Tuesday, November 29, 2016

Testing, Part 1...

So, I got an email recently from Laserlyte telling me that they were big fans of my blog and would I like to receive...absolutely free!...an NAA Mini Revolver and their grip-activated laser to test?

A digression: These are grips with a laser, not Lasergrips™ because Crimson Trace makes Lasergrips™ and, up until early 2014, Crimson Trace had the patent on grip-activated lasers. But, just like Colt and others were champing at the bit waiting for S&W's patent on the bored-through revolver cylinder to expire in 1869, other companies had designs ready and waiting to hit the marketplace on the CTC patent's expiration.

Well, they said they're big fans of my blog, so I suppose they read it. Okay, here goes...

The box arrived. Understand that I had the choice of black, white pearl, teal, or pink. I went with teal so as to get into the spirit of this, but I wasn't willing to go all the way to pink. I'll do a lot for you readers, but I have my limits.

Yes, that's Indy Arms Co product placement you see. Thanks for handling the transfer, guys! Clean, well-lit range for indoor shooting on the near north side!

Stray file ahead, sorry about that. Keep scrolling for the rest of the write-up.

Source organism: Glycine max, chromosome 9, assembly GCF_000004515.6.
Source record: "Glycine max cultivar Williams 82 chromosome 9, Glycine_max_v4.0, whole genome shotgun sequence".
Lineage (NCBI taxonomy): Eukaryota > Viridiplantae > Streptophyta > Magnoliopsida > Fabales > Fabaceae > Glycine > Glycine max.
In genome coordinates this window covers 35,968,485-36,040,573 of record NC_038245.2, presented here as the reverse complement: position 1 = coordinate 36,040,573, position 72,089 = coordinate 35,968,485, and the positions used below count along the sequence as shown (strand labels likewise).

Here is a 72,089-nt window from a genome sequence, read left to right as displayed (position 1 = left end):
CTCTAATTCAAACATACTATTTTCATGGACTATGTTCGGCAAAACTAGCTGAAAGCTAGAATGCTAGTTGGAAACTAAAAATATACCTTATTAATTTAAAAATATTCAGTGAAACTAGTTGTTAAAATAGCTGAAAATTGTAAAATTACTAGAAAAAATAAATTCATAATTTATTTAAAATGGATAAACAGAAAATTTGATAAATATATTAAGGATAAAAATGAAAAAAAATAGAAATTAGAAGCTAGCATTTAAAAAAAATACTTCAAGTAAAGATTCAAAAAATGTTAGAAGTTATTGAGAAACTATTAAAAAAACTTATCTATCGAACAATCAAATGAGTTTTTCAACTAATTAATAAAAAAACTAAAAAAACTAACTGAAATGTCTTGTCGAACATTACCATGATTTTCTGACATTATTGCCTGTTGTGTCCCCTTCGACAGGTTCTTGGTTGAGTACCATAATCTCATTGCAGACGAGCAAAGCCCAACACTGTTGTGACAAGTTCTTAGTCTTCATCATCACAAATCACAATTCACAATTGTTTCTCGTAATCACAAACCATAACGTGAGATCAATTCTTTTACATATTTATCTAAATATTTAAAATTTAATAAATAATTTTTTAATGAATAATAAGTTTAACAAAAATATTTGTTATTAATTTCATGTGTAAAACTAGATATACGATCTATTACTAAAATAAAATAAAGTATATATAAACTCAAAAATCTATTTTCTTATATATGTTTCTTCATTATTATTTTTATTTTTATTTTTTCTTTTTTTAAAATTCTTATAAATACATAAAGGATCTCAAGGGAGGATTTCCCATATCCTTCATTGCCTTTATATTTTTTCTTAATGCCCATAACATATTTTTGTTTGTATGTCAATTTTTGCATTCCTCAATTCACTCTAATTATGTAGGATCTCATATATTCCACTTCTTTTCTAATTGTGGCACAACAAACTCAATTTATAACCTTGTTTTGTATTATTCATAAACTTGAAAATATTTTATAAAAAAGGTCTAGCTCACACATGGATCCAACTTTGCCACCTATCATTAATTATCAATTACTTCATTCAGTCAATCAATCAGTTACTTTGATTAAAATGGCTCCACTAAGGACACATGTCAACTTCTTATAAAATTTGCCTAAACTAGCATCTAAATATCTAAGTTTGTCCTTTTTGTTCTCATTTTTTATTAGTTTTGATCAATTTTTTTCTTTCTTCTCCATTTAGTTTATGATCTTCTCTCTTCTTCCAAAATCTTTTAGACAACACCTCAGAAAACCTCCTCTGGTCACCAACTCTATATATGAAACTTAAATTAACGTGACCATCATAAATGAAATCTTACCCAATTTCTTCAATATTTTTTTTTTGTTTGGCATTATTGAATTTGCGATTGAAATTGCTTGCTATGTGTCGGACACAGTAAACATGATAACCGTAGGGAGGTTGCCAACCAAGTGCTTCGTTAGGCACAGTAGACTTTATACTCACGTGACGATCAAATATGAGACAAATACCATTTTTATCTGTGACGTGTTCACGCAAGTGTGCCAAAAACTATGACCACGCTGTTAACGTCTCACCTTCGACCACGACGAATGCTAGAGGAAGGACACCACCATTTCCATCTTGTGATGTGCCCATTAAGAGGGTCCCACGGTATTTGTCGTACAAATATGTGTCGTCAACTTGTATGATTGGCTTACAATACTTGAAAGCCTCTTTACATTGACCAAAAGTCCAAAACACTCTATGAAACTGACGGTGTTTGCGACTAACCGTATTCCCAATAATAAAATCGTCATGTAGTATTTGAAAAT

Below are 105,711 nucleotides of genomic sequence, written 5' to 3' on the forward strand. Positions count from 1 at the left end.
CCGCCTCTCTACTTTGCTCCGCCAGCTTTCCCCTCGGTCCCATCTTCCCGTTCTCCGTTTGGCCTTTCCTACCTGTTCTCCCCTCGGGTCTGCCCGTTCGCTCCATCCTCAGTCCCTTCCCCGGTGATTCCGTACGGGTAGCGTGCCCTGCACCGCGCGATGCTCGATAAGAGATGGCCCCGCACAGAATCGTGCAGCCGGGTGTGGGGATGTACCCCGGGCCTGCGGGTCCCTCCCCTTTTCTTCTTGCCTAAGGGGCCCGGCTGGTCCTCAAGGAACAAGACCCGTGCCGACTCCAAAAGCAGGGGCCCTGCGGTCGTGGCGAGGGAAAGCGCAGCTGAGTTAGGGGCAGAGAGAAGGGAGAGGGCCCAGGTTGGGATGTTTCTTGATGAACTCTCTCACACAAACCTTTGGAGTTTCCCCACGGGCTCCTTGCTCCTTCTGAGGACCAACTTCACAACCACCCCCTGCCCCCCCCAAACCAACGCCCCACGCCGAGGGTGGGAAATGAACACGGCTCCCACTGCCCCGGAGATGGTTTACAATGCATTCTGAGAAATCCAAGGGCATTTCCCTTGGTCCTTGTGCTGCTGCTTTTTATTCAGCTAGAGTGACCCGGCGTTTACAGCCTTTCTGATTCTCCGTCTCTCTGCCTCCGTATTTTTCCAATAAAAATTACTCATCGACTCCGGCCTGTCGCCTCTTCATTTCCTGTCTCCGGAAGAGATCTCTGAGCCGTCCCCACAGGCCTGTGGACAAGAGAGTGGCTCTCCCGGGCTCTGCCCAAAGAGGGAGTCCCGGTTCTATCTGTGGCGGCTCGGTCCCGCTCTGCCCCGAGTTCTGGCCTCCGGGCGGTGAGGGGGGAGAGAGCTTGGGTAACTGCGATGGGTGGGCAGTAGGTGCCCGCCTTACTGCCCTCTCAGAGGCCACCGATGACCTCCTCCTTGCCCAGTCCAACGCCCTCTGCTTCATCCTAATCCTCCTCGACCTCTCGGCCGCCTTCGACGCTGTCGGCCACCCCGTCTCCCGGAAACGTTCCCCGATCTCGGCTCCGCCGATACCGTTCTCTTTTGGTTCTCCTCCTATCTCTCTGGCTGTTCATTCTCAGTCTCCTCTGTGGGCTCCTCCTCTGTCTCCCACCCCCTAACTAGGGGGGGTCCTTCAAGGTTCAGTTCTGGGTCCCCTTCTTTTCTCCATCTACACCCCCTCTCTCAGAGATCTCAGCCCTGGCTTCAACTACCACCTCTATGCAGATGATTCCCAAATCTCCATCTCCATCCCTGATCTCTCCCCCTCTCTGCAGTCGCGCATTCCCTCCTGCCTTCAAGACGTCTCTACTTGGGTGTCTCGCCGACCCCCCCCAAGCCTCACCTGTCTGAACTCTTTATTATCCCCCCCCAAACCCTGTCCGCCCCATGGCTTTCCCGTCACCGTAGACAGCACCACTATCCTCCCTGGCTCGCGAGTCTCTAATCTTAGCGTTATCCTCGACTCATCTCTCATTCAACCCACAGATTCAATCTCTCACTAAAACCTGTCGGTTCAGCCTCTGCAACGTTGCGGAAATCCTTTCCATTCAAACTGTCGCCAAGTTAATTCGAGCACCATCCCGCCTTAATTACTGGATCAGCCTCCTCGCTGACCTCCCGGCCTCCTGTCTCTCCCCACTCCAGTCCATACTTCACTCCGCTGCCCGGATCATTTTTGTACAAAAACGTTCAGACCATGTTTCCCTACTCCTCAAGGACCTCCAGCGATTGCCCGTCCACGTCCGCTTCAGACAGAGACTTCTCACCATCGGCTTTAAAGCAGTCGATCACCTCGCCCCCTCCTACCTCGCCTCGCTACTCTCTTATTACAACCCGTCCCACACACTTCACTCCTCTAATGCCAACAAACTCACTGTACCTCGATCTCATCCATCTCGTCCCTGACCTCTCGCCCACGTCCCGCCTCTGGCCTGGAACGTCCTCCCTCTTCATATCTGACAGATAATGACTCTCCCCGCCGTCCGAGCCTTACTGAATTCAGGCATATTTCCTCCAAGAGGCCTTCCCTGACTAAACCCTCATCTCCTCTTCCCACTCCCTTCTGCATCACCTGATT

The NAA Mini shipped with the usual little rosewood grips.

Which were promptly replaced with the LaserLyte V-Mini Grip Laser. The small screwdriver bit on my Leatherman Juice CS4 worked fine for the installation. (I like the Juice line because they're about the size of a middlin' Swiss Army knife and can be pocket carried, rather than in some pouch on the bat belt, which I hate.)

The basic NAA Mini in .22LR is a tiny gun, shown here with a Glock 17 for scale.

I bought these targets from Law Enforcement Targets.
The shot marked #1 over the ear was me just throwing the gun up and blindly point-shooting at three yards in a two-hand grip. The next two shots, I put the un-adjusted laser dot between the eyes and the bullets barely nicked the left edge of the paper.

The shots low to the left, marked #2 and #3, were actually shots #4 and #5, and were made in careful two-handed slow-fire using the iron sights.

I then cranked on the laser adjustment screws with the supplied Allen wrenches until the red dot was right there where #2 and #3 landed while the iron sights were held right between the eyes.

The remaining 25 rounds were made in two- and three-round strings, just bringing the gun up to roughly eye-level and pulling the trigger when the laser dot was in the eye-box of the target.

Much, much more to follow in parts 2, 3, & et cetera.